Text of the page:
If you own your home, you probably have a homeowner’s insurance policy. If you have a mortgage, you likely pay into an escrow account for this expense and rarely think about your policy – unless the unexpected happens! A house could sustain damage in a multitude of ways. Not to mention the garage, landscaping, neighboring properties, and the people who spend time in all those places!
Filing a home insurance claim can seem overwhelming, but most agents will work hard to keep you informed and get your property and life back to normal as soon as possible. This blog will walk you through some of the ins and outs of the home insurance claim process.
Know Your Policy
No two homes are identical. Naturally, no two insurance policies are identical, either. Read your policy yearly to know what is covered, the amount of coverage, and whether your policy allows for full replacement of lost, stolen, or damaged property. It also pays to know whether you have optional riders like flood coverage, mold remediation, and identity theft recovery.
Claims Resulting from Typical Property Damage
This section refers to insurance claims resulting from natural disasters, mechanical defects, homeowner error, or other non-criminal events. The first and ongoing step to take is to keep documentation of all events. Take photos, note times and dates, and record anything that was lost or damaged. Notify your insurance company of the claim-related incident as soon as possible. Usually this means calling your agent. He or she may have some additional documentation for you to fill out and will also conduct a phone interview.
Make urgent repairs if needed, especially if you are inhabiting the property for the duration of the claim process. Document the repairs you make or hire out and keep a paper trail of all expenses paid and/or invoiced.
An insurance appraiser will want to visit the property to take photos and document the scene. The appraiser will report back to your insurer to determine the amount of compensation you can expect. It helps the claim move forward if the homeowner is present for the appraisal to answer questions and explain the property’s condition prior to the incident. Your insurer may consult with an adjuster to finalize the amount of reimbursement they are willing to offer.
Stay in frequent communication with your agent and other parties assigned to your case – This will help keep the claim process moving when it’s time to begin the repair and replacement phase.
Claims Resulting from a Crime
Start by filing a police report if you haven’t already. Crimes like theft, vandalism, and arson may be covered under your homeowner’s policy. Your insurance company will need a copy of the report to process your claim. After that, the process is similar to that for claims resulting from property damage due to defect or loss. The homeowner reports the loss to his or her insurance agent and the claims process begins.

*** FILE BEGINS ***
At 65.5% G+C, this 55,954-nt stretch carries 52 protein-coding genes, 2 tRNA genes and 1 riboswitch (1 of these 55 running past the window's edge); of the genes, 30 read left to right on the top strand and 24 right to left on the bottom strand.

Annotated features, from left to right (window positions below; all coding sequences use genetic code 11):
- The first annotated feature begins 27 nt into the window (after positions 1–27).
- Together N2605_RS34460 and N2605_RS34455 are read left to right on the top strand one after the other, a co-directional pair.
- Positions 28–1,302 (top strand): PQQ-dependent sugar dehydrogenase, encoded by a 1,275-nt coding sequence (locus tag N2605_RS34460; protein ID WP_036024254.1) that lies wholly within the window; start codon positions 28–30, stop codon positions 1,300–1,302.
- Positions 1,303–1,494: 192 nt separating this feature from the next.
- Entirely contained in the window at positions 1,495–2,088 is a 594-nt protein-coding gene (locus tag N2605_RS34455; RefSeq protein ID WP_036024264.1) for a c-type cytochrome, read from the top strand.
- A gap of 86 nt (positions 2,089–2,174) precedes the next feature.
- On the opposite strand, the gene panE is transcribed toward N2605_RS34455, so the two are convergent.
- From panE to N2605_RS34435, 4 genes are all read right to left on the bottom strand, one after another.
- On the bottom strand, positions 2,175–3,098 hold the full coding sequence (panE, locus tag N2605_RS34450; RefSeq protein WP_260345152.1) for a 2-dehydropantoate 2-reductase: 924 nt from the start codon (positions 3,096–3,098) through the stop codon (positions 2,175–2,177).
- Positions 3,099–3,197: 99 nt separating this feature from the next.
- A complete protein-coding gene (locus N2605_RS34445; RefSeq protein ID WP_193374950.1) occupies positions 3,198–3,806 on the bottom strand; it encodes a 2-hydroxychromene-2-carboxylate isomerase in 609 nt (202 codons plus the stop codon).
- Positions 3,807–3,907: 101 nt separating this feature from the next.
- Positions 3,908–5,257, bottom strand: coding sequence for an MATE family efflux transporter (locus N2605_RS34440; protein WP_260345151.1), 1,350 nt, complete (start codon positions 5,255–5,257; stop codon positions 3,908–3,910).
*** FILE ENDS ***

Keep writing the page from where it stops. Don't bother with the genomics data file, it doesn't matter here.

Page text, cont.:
Personal Injury Claims
If an accidental at your property results in someone being injured, it may be advisable to file a claim with your homeowner’s insurance provider. This is called a “third party” claim, because someone other than the insured is seeking compensation. If the personal injury claim involves a lawsuit against you, your insurance company might also provide legal defense on your behalf.
If you want to know whether personal injury and/or liability are covered under your policy, discuss with your insurance agent. This is something you may be able to add if you don’t have it in place already.
Total Loss/Displacement of Residents
If an event at your property results in a total loss and/or if your home is not inhabitable as a result of an insured claim, your insurance company will arrange for temporary housing and cost of living expenses. Sometimes this means moving several times, from emergency housing to a longer-term situation and finally back into your (rebuilt) insured dwelling.
What if you don’t agree with your insurance company?
If think your insurance company’s settlement offer is too low, or if they have declined insurance on all or part of your claim, you do have recourse. Start by contacting your insurance agent to let them know about the disagreement. You may want to hold on cashing any payout checks until your dispute is resolved. Next, you may want to hire an independent adjustor. This is a third-party professional (not affiliated with your insurance company) who is trained to assess and appraise insurance claims. If the independent adjustor’s appraisal is higher than the one provided by your insurer, contact your agent to discuss the discrepancy.
In the unlikely event that you are unable to reach an agreement with your insurance company, consider hiring an attorney and filing a complaint with your state’s Department of Insurance.
A Word on Home Warranties
Home warranties have gained popularity in recent years. Many real estate purchase agreements include the condition that the seller will pay for all or part of a home warranty on behalf of the buyer. This is not the same as homeowner’s insurance. Rather, a home warranty is a service contract that covers named repairs and replacements for things like the hot water heater or electrical system. Home warranties can be called in when normal wear and tear occurs, whereas homeowner’s insurance covers unexpected perils.